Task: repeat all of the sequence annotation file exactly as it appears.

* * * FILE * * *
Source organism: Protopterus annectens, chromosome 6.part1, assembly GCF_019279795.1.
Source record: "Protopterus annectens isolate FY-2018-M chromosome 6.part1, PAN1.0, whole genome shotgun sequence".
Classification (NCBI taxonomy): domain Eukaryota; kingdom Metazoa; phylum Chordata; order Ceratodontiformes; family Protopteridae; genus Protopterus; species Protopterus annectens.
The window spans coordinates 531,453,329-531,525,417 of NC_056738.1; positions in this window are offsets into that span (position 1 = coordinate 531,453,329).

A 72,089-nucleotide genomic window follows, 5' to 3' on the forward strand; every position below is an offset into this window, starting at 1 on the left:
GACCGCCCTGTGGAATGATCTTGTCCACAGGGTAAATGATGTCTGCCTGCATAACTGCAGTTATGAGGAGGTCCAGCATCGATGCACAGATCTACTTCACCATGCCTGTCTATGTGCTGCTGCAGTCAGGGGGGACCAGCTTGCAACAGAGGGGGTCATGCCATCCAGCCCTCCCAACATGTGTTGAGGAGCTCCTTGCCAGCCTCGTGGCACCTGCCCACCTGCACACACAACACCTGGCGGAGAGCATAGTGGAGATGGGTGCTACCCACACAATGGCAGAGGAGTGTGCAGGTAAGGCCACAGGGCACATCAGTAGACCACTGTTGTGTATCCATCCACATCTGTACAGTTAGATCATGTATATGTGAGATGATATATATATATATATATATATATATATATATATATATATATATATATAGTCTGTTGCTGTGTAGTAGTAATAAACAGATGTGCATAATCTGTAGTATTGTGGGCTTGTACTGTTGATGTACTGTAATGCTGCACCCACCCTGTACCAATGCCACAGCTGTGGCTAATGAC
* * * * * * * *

Source organism: Protopterus annectens, chromosome 6.part1, assembly GCF_019279795.1.
Source record: "Protopterus annectens isolate FY-2018-M chromosome 6.part1, PAN1.0, whole genome shotgun sequence".
Classification (NCBI taxonomy): domain Eukaryota; kingdom Metazoa; phylum Chordata; order Ceratodontiformes; family Protopteridae; genus Protopterus; species Protopterus annectens.
The window spans coordinates 531,453,329-531,525,417 of NC_056738.1; positions in this window are offsets into that span (position 1 = coordinate 531,453,329).

A 72,089-nucleotide genomic window follows, 5' to 3' on the forward strand; every position below is an offset into this window, starting at 1 on the left:
GACCGCCCTGTGGAATGATCTTGTCCACAGGGTAAATGATGTCTGCCTGCATAACTGCAGTTATGAGGAGGTCCAGCATCGATGCACAGATCTACTTCACCATGCCTGTCTATGTGCTGCTGCAGTCAGGGGGGACCAGCTTGCAACAGAGGGGGTCATGCCATCCAGCCCTCCCAACATGTGTTGAGGAGCTCCTTGCCAGCCTCGTGGCACCTGCCCACCTGCACACACAACACCTGGCGGAGAGCATAGTGGAGATGGGTGCTACCCACACAATGGCAGAGGAGTGTGCAGGTAAGGCCACAGGGCACATCAGTAGACCACTGTTGTGTATCCATCCACATCTGTACAGTTAGATCATGTATATGTGAGATGATATATATATATATATATATATATATATATATATATATATATATATATAGTCTGTTGCTGTGTAGTAGTAATAAACAGATGTGCATAATCTGTAGTATTGTGGGCTTGTACTGTTGATGTACTGTAATGCTGCACCCACCCTGTACCAATGCCACAGCTGTGGCTAATGAC